I-539 Applications are Treated as Stand-Alone Applications and are No Longer Eligible for ‘Courtesy’ Premium Processing with I-129
There is no premium processing available for any nonimmigrant status requested using a stand-alone Form I-539. Until recently, however, the USCIS would traditionally grant courtesy premium processing for I-539 applications (H-4, L-2, E-2 or O-3 applicants) that were filed concurrently with the principal’s I-129 petition if the I-129 was filed using premium processing.
The USCIS will no longer grant courtesy premium processing for Form I-539 applications. The I-129 and the I-539 applications will no longer be moving along in lockstep with the principal’s petition and are now being processed separately by the Service. This is the result of a new Form I-539 that USCIS released in March 2019, and the new biometrics requirement for each applicant and co-applicant. The USCIS is expanding its use of biometrics for the purposes of identity verification and records management. With the release of this new version, USCIS also published a new Form I-539A, Supplemental Information for Application to Extend/Change Nonimmigrant Status. Starting on March 22, 2019, USCIS began accepting only the revised Form I-539 and I-539A with an edition date of 2/4/2019. The revised Form I-539 and I-539A also mandated the following significant changes:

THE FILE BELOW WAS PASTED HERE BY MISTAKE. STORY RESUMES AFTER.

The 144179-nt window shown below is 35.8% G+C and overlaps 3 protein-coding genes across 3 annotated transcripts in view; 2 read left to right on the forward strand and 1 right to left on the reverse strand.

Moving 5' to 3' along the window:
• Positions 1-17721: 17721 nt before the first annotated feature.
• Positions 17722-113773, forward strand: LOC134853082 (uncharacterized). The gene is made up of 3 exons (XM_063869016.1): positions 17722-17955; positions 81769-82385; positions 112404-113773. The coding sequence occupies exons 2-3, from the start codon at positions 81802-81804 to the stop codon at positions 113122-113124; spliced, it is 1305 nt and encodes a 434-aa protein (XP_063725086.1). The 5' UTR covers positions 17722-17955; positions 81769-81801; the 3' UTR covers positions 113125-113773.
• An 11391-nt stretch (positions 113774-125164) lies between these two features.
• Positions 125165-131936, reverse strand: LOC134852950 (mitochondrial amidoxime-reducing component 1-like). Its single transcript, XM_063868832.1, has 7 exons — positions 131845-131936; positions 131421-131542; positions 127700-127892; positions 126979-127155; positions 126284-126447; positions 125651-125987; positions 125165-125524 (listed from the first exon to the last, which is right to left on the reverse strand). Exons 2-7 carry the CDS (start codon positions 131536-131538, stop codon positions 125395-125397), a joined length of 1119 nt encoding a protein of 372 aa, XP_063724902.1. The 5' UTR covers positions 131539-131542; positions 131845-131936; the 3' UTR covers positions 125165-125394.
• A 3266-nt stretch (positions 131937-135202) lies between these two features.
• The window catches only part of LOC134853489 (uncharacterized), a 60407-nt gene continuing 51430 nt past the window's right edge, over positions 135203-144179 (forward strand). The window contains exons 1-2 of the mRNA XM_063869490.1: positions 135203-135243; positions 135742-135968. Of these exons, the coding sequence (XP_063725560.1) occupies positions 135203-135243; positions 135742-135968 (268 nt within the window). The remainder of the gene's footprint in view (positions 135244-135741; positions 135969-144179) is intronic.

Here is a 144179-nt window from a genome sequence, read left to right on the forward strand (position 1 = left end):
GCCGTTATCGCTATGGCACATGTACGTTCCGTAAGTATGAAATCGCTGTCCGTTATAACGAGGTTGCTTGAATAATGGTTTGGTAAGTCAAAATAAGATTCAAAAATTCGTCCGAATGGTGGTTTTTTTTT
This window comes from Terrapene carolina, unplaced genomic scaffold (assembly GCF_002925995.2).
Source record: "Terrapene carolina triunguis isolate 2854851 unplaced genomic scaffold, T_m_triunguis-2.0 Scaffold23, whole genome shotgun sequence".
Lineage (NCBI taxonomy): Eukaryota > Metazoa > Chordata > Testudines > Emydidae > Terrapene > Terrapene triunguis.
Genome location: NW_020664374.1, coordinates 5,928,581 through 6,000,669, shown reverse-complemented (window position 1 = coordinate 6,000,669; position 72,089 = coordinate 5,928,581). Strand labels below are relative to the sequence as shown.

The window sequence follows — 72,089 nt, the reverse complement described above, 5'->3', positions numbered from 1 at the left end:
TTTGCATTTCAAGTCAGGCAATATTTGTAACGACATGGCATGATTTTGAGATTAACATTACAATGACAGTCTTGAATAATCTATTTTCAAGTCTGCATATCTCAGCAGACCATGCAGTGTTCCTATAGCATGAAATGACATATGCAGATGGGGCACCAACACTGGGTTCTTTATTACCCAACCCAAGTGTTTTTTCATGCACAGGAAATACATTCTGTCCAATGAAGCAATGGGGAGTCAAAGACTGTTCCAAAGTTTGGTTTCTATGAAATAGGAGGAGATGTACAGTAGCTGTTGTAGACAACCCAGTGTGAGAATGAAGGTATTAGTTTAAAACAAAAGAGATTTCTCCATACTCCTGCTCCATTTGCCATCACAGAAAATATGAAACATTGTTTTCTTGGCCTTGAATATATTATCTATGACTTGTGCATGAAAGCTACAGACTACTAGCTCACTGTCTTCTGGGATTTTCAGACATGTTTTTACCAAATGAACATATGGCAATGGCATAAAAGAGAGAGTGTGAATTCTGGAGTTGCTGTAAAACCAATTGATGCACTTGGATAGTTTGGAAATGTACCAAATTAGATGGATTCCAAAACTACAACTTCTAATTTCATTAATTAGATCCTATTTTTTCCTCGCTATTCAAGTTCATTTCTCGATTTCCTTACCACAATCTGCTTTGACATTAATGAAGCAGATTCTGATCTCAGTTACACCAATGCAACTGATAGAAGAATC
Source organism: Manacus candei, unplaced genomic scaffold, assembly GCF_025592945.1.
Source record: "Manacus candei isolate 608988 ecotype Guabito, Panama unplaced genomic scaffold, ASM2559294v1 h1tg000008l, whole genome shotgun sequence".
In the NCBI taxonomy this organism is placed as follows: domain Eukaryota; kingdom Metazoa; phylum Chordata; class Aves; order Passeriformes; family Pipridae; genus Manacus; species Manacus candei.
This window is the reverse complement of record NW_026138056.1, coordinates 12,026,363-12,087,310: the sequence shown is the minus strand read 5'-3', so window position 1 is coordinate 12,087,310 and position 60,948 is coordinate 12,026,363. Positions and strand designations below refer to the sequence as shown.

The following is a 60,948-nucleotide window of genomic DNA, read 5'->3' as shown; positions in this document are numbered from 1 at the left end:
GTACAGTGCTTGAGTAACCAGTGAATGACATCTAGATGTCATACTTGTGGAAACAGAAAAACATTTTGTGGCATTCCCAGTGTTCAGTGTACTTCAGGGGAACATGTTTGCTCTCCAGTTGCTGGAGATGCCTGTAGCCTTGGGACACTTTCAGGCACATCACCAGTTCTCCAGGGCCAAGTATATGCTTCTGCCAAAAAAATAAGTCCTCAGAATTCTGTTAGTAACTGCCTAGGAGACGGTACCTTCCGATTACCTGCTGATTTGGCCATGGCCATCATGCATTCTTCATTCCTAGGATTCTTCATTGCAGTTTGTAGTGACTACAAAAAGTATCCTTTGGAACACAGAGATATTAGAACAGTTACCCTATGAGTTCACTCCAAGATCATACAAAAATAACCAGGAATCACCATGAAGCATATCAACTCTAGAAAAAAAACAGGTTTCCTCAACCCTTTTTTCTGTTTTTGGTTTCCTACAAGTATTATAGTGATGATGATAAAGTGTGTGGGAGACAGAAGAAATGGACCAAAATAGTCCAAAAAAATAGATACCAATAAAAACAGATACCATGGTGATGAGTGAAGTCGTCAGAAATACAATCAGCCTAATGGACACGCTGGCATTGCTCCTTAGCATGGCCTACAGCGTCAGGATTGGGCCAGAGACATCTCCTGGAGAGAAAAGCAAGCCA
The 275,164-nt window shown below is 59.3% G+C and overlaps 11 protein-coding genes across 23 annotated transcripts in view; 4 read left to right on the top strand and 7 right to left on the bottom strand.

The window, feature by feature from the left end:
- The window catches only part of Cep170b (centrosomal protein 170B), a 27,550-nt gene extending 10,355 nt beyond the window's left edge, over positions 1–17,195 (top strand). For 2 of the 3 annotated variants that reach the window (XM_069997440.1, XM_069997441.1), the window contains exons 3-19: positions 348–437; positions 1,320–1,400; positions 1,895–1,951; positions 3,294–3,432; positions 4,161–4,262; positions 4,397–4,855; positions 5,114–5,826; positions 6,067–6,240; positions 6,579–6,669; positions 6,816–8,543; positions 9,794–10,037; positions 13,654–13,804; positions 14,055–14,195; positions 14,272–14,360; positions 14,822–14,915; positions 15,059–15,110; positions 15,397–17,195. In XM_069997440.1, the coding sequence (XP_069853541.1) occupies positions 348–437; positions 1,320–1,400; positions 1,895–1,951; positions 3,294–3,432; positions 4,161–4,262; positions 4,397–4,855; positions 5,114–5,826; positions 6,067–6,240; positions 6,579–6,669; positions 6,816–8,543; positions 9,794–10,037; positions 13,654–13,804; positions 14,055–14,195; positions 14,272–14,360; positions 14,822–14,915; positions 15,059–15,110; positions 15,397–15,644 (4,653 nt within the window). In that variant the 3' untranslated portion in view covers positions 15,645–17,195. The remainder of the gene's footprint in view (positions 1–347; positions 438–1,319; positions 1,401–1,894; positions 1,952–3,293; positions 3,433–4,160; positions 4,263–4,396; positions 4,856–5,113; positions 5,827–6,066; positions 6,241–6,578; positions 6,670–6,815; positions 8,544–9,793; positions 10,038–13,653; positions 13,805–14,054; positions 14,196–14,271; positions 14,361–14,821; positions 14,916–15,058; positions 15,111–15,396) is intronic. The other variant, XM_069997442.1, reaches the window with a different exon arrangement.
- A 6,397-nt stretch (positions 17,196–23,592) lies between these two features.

Every co-applicant included on the primary applicant’s Form I-539 must submit and sign a separate Form I-539A. Parents or guardians are able to sign the form for children under the age of 421 or who cannot sign due to health reasons.
Every applicant and co-applicant (except certain A, G, and NATO nonimmigrants) must now pay an $85 biometric services fee.
Every applicant and co-applicant must now have their biometrics taken before the I-539 application can be adjudicated. The appointments are scheduled at the nearest Application Support Center (ASC) closest to the main applicant’s address.
The change in the process happens after the I-539 application form is filed. Following filing, each applicant and co-applicant will receive a biometrics appointment to appear at an ASC to have their fingerprints, photograph, and/or signature collected. USCIS will automatically schedule the biometrics appointment, but this can generally take three weeks or more following the filing of the application to schedule. With the addition of the new biometrics requirement for I-539 applicants, this delay will no longer afford USCIS the ability to grant the I-539 within the same 15-day period for I-129 petitions filed via premium processing, and changes the filing and adjudication requirements significantly. USCIS confirmed during a stakeholder teleconference on March 1, 2019, that it can no longer continue its longstanding courtesy practice of adjudicating the I-539 along with a concurrently filed I-129 petition filed via premium processing.
All I-539 applications are now subject to the standard processing times for Forms I-539, which are taking substantially longer to adjudicate than the principal’s I-129 petition. Processing times are available on the USCIS’ website at: https://egov.uscis.gov/processing-times/. Such lengthy delays can potentially have an impact on the ability for I-539 applicants to renew their driver’s licenses. As an alternative to filing the I-539, dependents may choose to apply for a derivative nonimmigrant visa at a U.S. Consulate or Embassy outside of the United States once the principal’s I-129 petition has been adjudicated. Please consult your GT attorney with specific questions regarding extending dependents’ nonimmigrant status.
For more on Form I-539, click here.
*Kristin Bolayir is not admitted to the practice of law.